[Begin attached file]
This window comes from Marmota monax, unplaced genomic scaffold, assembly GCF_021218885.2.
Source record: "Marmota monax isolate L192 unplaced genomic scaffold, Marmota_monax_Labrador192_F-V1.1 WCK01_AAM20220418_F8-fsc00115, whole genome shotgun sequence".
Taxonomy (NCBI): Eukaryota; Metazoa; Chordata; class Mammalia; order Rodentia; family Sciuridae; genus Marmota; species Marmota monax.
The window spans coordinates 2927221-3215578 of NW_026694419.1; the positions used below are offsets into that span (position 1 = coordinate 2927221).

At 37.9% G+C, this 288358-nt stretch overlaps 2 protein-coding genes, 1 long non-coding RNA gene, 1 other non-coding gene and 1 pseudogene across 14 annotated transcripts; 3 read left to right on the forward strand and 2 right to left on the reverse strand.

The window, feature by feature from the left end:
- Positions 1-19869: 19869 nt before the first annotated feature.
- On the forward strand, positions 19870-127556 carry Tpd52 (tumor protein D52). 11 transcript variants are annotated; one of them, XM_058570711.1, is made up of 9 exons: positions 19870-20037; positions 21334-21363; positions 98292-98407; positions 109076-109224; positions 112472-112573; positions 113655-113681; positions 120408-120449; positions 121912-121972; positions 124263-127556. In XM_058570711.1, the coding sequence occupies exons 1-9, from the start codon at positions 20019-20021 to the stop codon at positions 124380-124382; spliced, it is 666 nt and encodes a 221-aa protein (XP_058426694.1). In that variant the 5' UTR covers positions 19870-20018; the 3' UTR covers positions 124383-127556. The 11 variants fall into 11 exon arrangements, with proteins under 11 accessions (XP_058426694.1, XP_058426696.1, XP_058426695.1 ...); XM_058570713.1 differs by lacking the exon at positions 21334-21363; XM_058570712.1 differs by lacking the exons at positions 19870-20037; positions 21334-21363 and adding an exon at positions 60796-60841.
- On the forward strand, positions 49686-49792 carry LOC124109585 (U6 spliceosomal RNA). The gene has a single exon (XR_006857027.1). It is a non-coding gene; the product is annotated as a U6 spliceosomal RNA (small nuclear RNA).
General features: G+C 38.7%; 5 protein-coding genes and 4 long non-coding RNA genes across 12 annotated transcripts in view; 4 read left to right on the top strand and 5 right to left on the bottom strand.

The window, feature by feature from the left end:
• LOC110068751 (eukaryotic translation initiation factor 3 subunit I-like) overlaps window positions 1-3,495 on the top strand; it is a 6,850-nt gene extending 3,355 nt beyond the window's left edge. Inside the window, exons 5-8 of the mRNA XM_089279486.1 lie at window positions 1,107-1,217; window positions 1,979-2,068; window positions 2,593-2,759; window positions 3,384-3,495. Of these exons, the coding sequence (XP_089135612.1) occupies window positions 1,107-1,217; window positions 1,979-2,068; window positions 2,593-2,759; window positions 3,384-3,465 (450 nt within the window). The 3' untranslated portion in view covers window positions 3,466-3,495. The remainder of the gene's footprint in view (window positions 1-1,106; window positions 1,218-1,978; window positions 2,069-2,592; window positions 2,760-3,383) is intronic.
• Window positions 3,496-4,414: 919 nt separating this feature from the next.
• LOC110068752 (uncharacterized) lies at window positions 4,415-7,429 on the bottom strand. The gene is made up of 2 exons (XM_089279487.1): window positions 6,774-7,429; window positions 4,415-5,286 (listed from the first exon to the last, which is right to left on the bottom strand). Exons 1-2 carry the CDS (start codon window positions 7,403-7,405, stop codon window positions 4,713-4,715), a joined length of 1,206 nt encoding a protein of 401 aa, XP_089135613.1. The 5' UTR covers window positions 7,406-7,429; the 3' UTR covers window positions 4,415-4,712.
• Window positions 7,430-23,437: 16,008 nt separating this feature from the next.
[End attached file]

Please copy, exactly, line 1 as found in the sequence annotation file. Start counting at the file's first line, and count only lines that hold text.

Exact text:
This window comes from Marmota monax, unplaced genomic scaffold, assembly GCF_021218885.2.